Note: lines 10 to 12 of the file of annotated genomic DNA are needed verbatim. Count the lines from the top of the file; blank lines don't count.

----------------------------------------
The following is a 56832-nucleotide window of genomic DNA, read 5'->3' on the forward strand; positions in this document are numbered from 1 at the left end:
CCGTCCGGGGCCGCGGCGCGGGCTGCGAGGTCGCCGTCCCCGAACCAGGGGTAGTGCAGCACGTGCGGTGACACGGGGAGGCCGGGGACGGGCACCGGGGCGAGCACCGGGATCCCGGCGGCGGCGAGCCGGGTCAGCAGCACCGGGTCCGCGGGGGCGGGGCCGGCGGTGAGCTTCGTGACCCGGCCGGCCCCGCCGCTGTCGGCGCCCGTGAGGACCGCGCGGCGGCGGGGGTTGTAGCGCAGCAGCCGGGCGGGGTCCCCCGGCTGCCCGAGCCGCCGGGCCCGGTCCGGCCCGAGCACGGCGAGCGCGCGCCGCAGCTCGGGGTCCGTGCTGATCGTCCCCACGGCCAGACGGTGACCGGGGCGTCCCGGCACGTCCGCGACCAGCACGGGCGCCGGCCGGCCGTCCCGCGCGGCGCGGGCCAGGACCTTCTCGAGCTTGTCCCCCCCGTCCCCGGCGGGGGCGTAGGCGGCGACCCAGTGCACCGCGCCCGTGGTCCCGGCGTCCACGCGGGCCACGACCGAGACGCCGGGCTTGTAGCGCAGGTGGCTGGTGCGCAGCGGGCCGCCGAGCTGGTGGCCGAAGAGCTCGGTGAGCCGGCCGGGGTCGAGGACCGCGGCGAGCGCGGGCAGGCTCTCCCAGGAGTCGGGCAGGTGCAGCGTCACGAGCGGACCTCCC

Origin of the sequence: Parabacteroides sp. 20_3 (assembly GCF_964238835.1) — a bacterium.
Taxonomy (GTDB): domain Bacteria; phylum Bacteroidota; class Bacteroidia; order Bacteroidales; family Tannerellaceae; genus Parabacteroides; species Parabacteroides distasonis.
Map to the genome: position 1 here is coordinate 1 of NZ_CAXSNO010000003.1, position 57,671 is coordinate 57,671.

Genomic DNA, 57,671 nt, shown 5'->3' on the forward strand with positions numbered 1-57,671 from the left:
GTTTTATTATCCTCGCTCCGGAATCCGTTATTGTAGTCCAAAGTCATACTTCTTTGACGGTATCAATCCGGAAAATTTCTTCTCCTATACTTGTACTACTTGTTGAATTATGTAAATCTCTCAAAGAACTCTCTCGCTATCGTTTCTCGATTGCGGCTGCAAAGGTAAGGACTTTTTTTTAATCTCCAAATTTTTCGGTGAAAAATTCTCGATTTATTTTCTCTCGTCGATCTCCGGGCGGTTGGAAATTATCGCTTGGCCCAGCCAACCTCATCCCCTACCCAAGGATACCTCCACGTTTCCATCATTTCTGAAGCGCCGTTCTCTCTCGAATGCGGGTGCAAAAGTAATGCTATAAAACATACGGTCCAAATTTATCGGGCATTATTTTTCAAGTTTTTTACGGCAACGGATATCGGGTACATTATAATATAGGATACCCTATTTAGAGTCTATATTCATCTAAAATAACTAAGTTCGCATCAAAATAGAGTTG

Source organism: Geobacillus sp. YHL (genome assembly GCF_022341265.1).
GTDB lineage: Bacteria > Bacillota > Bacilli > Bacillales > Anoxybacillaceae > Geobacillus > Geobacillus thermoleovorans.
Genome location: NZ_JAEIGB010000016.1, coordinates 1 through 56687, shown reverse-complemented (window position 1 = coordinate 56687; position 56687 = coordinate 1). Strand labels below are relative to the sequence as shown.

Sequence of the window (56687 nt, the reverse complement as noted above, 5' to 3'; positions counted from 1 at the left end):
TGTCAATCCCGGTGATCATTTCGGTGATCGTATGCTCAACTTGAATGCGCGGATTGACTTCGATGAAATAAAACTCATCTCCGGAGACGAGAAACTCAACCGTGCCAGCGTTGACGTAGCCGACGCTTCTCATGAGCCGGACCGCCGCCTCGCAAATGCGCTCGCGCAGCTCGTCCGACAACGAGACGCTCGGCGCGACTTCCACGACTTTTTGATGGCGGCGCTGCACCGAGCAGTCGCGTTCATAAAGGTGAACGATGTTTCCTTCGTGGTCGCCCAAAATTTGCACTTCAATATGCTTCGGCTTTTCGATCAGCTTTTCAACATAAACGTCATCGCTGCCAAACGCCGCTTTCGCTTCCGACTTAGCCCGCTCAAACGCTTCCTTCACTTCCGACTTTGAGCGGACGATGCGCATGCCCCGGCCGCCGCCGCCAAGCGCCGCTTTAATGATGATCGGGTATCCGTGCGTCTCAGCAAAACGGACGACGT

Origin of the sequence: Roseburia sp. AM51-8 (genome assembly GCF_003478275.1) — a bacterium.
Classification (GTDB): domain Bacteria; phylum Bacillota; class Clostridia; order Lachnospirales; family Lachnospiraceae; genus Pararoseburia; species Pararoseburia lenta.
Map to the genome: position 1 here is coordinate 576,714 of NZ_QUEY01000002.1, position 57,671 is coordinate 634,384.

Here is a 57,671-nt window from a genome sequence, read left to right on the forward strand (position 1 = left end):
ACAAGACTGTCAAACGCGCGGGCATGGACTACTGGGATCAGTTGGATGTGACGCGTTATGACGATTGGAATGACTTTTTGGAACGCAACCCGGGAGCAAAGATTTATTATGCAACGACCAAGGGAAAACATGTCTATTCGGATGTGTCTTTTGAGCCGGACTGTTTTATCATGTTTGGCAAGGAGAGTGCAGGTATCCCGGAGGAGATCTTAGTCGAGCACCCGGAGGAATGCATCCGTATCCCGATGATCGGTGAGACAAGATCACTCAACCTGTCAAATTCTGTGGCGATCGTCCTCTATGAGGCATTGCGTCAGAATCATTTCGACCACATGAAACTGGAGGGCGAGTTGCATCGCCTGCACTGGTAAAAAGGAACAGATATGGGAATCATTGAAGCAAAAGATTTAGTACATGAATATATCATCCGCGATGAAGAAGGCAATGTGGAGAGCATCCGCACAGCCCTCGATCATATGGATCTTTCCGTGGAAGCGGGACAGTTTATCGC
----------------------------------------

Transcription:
Genome location: NZ_JAEIGB010000016.1, coordinates 1 through 56687, shown reverse-complemented (window position 1 = coordinate 56687; position 56687 = coordinate 1). Strand labels below are relative to the sequence as shown.

Sequence of the window (56687 nt, the reverse complement as noted above, 5' to 3'; positions counted from 1 at the left end):
TGTCAATCCCGGTGATCATTTCGGTGATCGTATGCTCAACTTGAATGCGCGGATTGACTTCGATGAAATAAAACTCATCTCCGGAGACGAGAAACTCAACCGTGCCAGCGTTGACGTAGCCGACGCTTCTCATGAGCCGGACCGCCGCCTCGCAAATGCGCTCGCGCAGCTCGTCCGACAACGAGACGCTCGGCGCGACTTCCACGACTTTTTGATGGCGGCGCTGCACCGAGCAGTCGCGTTCATAAAGGTGAACGATGTTTCCTTCGTGGTCGCCCAAAATTTGCACTTCAATATGCTTCGGCTTTTCGATCAGCTTTTCAACATAAACGTCATCGCTGCCAAACGCCGCTTTCGCTTCCGACTTAGCCCGCTCAAACGCTTCCTTCACTTCCGACTTTGAGCGGACGATGCGCATGCCCCGGCCGCCGCCGCCAAGCGCCGCTTTAATGATGATCGGGTATCCGTGCGTCTCAGCAAAACGGACGACGT